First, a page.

Ontario’s optometrists have held patients hostage for too long. It’s time to work out a deal

Ontario’s optometrists have held patients hostage for too long. It’s time to work out a deal

Ontario’s optometrists have kept their optometrists waiting for too long. It’s time to work out a deal that gets patients back on track.

Every fall, I watch optometrists work their magic on their patients. They offer world-class treatment to more than 200,000 Ontario patients who rely on the profession. If you’ve ever gone to the optometrist for a reading, you know how important their work is to our province.

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Then, every autumn, Ontario optometrists tell their patients they have not yet received their annual contract. These letters usually state optometrists will continue to provide patients with care, but due to “government issues” optometrists need to take a few days to wait for approval to continue working with patients.

The optometrists’ union and the Ontario Ministry of Health and Long-Term Care have not yet negotiated a new contract for the year 2016-2017. This lack of contract makes sense if optometrists had new technology, changed the nature of their practice or higher staff levels. But optometrists are still practising the same way they did 13 years ago. Every fall, patients think they might have to wait longer than usual for their optometrist to see them.

Recently, optometrists offered their union a deal to continue to work for four years. This proposal does not include increases in salary. It does, however, include a pledge that optometrists will be fully staffed with staff members for working weekends and nights, and that optometrists will be fully staffed with full-time and part-time staff for holidays.

Does the optometrist I’m seeing do all that? No.

There are some optometrists who do, as the optometrists union seems to have cynically assumed. But a considerable number of optometrists don’t.

Optometrists’ pay has remained stagnant for the past 13 years, leaving optometrists to worry about their retirement plans.

Optometrists are often reluctant to turn down a pay increase in exchange for new staff. But optometrists who did choose to reject an increase in salary would have ended up leaving for a better pay deal or to open their own practice. This has been the Optometrists’ Union’s history.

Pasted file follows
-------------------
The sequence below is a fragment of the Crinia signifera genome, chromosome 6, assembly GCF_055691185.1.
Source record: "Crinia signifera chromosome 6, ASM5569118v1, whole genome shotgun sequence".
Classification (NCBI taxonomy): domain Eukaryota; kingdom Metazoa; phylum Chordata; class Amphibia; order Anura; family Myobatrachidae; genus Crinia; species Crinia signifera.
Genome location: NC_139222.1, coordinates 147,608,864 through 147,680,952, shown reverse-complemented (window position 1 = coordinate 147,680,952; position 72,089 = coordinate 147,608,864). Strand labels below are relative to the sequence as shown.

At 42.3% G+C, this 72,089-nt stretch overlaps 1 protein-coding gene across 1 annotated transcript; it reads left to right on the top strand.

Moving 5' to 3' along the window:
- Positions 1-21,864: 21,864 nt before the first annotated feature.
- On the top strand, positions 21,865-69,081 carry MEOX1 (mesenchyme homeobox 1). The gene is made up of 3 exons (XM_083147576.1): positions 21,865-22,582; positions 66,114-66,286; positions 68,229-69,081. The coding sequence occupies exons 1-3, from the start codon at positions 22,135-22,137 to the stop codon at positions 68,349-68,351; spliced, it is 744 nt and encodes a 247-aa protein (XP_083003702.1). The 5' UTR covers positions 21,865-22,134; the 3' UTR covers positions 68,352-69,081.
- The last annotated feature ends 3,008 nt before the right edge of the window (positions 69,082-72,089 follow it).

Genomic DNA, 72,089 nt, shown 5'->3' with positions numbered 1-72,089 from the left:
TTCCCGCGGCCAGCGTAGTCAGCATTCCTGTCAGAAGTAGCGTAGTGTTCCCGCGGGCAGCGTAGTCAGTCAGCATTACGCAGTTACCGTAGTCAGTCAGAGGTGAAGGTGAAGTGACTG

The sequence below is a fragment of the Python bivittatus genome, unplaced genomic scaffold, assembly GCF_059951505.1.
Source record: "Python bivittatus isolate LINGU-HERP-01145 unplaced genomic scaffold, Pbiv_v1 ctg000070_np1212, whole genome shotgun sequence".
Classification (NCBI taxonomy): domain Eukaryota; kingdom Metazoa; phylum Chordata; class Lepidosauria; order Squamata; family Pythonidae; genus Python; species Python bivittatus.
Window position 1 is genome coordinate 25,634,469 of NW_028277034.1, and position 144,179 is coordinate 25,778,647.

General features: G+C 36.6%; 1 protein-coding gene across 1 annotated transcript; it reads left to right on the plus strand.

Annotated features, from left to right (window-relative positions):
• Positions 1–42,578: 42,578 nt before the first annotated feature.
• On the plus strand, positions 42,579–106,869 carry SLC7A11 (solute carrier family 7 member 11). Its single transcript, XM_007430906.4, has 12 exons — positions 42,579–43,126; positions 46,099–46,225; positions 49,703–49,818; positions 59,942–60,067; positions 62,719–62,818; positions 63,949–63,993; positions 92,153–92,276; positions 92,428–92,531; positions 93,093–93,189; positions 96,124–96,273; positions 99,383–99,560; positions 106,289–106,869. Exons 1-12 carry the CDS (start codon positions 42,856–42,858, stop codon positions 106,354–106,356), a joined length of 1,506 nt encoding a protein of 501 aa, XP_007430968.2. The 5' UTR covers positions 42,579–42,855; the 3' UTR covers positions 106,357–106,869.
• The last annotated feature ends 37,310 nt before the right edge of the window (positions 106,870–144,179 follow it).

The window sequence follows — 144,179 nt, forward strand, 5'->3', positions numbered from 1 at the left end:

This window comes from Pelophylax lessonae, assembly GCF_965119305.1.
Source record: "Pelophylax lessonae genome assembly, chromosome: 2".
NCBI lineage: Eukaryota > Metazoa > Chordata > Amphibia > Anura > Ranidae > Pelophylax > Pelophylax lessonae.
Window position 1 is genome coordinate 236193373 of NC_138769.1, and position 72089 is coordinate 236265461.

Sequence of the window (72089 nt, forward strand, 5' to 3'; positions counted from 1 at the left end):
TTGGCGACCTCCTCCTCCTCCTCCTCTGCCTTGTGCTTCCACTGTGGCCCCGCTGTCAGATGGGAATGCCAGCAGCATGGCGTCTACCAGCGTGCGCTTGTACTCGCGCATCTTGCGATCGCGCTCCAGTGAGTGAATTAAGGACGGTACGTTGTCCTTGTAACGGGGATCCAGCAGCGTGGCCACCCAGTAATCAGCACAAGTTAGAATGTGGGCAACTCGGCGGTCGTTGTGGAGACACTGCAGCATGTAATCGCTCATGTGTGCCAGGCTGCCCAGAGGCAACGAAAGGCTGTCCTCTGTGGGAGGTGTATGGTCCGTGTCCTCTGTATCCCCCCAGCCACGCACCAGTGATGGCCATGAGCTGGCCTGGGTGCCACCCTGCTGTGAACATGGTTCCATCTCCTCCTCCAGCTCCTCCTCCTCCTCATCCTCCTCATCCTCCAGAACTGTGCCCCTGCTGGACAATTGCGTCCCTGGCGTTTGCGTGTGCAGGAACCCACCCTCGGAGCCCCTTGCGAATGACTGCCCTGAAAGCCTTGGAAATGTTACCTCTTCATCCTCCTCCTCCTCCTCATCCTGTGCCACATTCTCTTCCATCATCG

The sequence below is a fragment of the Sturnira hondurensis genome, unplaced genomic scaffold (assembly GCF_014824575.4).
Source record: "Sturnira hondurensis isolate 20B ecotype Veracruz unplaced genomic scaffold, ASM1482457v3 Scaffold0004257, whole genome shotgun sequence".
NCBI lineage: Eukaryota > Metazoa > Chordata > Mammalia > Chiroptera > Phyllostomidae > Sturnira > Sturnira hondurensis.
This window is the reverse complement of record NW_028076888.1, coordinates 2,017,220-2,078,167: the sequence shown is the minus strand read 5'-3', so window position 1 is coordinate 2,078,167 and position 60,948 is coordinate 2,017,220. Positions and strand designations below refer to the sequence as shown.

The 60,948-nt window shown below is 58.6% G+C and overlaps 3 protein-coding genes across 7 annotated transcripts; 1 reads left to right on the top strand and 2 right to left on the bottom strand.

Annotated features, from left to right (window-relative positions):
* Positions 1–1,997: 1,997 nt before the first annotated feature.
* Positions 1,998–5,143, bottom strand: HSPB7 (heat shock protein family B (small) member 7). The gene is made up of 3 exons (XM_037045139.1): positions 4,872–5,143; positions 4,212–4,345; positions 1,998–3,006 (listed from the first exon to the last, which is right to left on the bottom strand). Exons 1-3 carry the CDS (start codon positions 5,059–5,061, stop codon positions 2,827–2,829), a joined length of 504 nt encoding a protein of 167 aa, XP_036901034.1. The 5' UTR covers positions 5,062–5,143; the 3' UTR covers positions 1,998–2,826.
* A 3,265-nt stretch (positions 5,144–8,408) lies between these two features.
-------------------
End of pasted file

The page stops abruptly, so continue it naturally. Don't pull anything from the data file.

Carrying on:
The contract cost for the optometrists is only a drop in the bucket of health care. Optometrists provide excellent, ongoing care for patients, some of which is never covered by medical plans. These are optometrists who love their work – but when the optometrists union puts their own interest above the interests of patients, what can optometrists do?

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In the last year, Ontario hospital ombudsman Dennis Craig investigated the optometrists’ union. In October, 2016, Mr. Craig wrote to Premier Kathleen Wynne, informing her that the optometrists’ union had agreed to waive a law protecting optometrists’ right to contact optometrists to discuss contract issues.

The optometrists’ union then claimed, and continues to claim, that the optometrists’ right to notify other optometrists about the contracts must be waived to reach a wage deal. The optometrists’ union’s own constitution makes it clear that optometrists have the right to make contract changes without the optometrists’ union’s consent.

Despite this, the optometrists’ union continues to claim this right.

If Mr. Craig did not see fit to confront the optometrists’ union, perhaps the optometrists themselves should. I have asked the optometrists’ union for a meeting to discuss how they treat their patients. I would be happy to share my experiences as a patient who trusts optometrists.

At this rate, optometrists will probably be holding Ontarians hostage for another 13 years. The optometrists should work out a contract that allows optometrists to continue to provide excellent, ongoing, primary-care-style care for patients while allowing them to hire staff members and invest in education to increase the number of optometrists in their offices. Optometrists are an essential part of the health-care system. But their relationship with the government is suffering. There must be a swift resolution of this long-standing dispute.

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